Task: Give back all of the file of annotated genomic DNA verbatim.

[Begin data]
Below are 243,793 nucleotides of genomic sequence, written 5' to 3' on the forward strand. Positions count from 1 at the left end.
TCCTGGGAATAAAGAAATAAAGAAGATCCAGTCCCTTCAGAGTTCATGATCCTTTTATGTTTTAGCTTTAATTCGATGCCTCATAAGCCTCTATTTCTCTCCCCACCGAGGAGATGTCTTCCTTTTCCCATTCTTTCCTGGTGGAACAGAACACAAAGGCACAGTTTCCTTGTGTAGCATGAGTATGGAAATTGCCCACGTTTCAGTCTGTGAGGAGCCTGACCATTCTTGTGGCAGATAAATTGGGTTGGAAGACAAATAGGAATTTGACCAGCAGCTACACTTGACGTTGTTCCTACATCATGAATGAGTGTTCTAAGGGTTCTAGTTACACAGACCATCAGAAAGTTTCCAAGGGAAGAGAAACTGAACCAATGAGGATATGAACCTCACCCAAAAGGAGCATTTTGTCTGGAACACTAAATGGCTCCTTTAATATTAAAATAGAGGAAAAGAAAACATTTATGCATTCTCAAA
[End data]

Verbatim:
Below are 243,793 nucleotides of genomic sequence, written 5' to 3' on the forward strand. Positions count from 1 at the left end.
TCCTGGGAATAAAGAAATAAAGAAGATCCAGTCCCTTCAGAGTTCATGATCCTTTTATGTTTTAGCTTTAATTCGATGCCTCATAAGCCTCTATTTCTCTCCCCACCGAGGAGATGTCTTCCTTTTCCCATTCTTTCCTGGTGGAACAGAACACAAAGGCACAGTTTCCTTGTGTAGCATGAGTATGGAAATTGCCCACGTTTCAGTCTGTGAGGAGCCTGACCATTCTTGTGGCAGATAAATTGGGTTGGAAGACAAATAGGAATTTGACCAGCAGCTACACTTGACGTTGTTCCTACATCATGAATGAGTGTTCTAAGGGTTCTAGTTACACAGACCATCAGAAAGTTTCCAAGGGAAGAGAAACTGAACCAATGAGGATATGAACCTCACCCAAAAGGAGCATTTTGTCTGGAACACTAAATGGCTCCTTTAATATTAAAATAGAGGAAAAGAAAACATTTATGCATTCTCAAA